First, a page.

Welcome Marta Supervia MD MSc CCRP to the JCRP editorial board!
Dr. Supervia is the Cardiac Rehabilitation Program Medical Director at Gregorio Marañón University Hospital, Madrid, Spain (the biggest CR program in Spain). She is the Head of Rehabilitation Research Group and the Residence Program Director of Physical Medicine and Rehabilitation at Gregorio Marañón University Hospital. She works as a research collaborator at Mayo Clinic, Rochester, Minnesota. Dr. Supervia also participates at ISPRM, SERMEF & SORECAR as a committee member. She has collaborated as a Member of the Development Group for Ischemic Heart Disease for the World Health Organization's Package of Interventions for Rehabilitation (Rehabilitation 2030). Furthermore, she has contributed to the cardiac rehabilitation evidence base with several publications and also was an author in the sixth edition of the AACVPR Guidelines for Cardiac Rehabilitation Programs. Dr. Supervia has been an invited speaker at several international Rehabilitation & Cardiology congresses. She is thrilled to be part of the JCRP editorial board as this journal disseminates important, high-quality studies related to cardiac and pulmonary rehabilitation.
Featured Article of the Week - Long-term cardiac maintenance programming: a single-site analysis of more than 200 participants.
Focus of the paper: Maintenance of secondary prevention behaviors after completion of early cardiac rehabilitation (typically up to 36 sessions over 3-4 months) is critically important for sustained clinical benefit. The German medical system includes the availability of long-term exercise-based cardiac maintenance programs (CMP) for eligible patients. The authors sought to determine the long-term effects of participation in a single German CMP.
Key methods: This retrospective study included 207 subjects (>95% with coronary artery disease, age 60±9 years, 16% women) for the primary analysis. A subgroup of 20 CMP participants and a non-CMP control group of 20 persons (matched for sex, age and time from baseline evaluation) were also compared. A clinical examination, which included a physical examination, level of habitual physical activity, assessment of interim cardiac events, blood glucose and blood lipids, echocardiogram and a cardiopulmonary exercise test, was performed at baseline and annually thereafter. This paper reported results for anthropometry, blood test variables, the echocardiogram and exercise test results. CMP consisted of group meetings twice weekly for 90 minutes and included exercise training as well as discussions regarding nutrition, stress management, disease-coping skills and lifestyle skills.
Important findings: The average length of follow-up was 6.3±4.8 years. Among CMP participants, peak VO2 decreased from 26.1±6.2 to 24.6±7.1 ml/kg/min (P = 0.003). Body weight increased byan average of 3.6%. Waist circumference increased by 4.0%. High-density lipoprotein cholesterol (HDL-C) increased by 6.3%. There were no significant changes in blood pressure or in echocardiographic variables. The CMP versus no CMP subgroup comparison revealed no significant differences in the change in variables over time.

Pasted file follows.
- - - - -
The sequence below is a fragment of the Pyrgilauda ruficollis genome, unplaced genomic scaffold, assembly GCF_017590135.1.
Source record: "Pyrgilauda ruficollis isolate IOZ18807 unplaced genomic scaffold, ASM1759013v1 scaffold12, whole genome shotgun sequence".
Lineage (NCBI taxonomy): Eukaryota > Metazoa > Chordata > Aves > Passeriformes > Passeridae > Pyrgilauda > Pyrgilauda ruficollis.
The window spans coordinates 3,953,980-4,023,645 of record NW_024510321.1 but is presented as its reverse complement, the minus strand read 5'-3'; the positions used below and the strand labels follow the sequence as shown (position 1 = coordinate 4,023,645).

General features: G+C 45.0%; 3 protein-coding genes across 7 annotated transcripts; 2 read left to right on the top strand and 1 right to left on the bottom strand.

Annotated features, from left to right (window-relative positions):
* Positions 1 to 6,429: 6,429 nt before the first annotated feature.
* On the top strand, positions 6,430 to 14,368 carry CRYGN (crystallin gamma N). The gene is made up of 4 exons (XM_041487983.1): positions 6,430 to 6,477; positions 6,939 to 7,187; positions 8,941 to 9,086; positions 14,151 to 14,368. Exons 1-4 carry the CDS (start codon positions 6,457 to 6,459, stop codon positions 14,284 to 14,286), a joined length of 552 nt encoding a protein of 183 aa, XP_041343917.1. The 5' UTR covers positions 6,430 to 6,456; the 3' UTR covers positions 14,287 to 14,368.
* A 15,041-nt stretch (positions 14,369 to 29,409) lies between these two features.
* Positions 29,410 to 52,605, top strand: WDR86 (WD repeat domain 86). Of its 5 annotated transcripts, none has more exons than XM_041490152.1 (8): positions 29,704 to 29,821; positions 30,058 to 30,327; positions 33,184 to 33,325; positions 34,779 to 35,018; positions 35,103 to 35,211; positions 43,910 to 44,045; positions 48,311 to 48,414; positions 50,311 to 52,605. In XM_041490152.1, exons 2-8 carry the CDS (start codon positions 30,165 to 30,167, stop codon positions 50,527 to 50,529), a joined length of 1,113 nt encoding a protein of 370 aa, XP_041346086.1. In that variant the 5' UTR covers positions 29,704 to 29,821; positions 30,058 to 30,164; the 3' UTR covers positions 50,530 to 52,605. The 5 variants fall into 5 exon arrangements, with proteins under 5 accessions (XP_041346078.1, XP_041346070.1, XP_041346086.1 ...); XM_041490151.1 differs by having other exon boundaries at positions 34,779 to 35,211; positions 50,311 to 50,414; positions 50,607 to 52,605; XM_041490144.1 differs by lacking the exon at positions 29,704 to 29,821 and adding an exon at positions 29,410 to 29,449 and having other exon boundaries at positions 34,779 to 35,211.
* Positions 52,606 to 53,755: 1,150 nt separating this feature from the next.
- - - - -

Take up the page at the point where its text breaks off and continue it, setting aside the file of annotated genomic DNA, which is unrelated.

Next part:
Conclusions: Long-term participation in CMP, as currently practiced in Germany, did not result in maintenance of aerobic capacity. Patients gained a modest amount of weight and most other cardiovascular risk factors remained stable. Alteration in the exercise prescription guidelines for CMP to increase the exercise stimulus is needed.
- 2020 was a special year with the celebration of our 40th year of publishing the Journal. We had a record number of submissions to JCRP this past year, a sign that more and more authors value publishing their research in JCRP. Now, with the turn of the calendar, we move forward with excitement to the new year and the next 40 years for JCRP.
- This first issue of 2021 includes two excellent Reviews related to the benefits of exercise training for people with spinal cord injuries, including participating in cardiac rehabiliation programs. We also have a timely and highly useful brief report overviewing the use of masks for people participating in cardiac rehabilitation programs and daily activities. This issue has many outstanding articles.
- Please note the Featured Article of the week section above. Our Editorial group provides a brief overview of one article each week to call your attention to some of the key information you can learn from articles in this issue.
- I encourage you to post links to specific articles from this issue on your Facebook page and to tweet the links on your Twitter account (use the icons on our home page for both of these JCRP Social Media accounts). Doing so helps both Clinicians and Researchers to stay current with the latest research in Cardiac Rehabilitation, Pulmonary Rehabilitation, and Prevention. This will ultimately have a positive influence on patients in Cardiopumonary Rehabilitation Programs.
- We are looking ahead to a great 2021.
-Lenny Kaminsky, PhD, Editor-in-Chief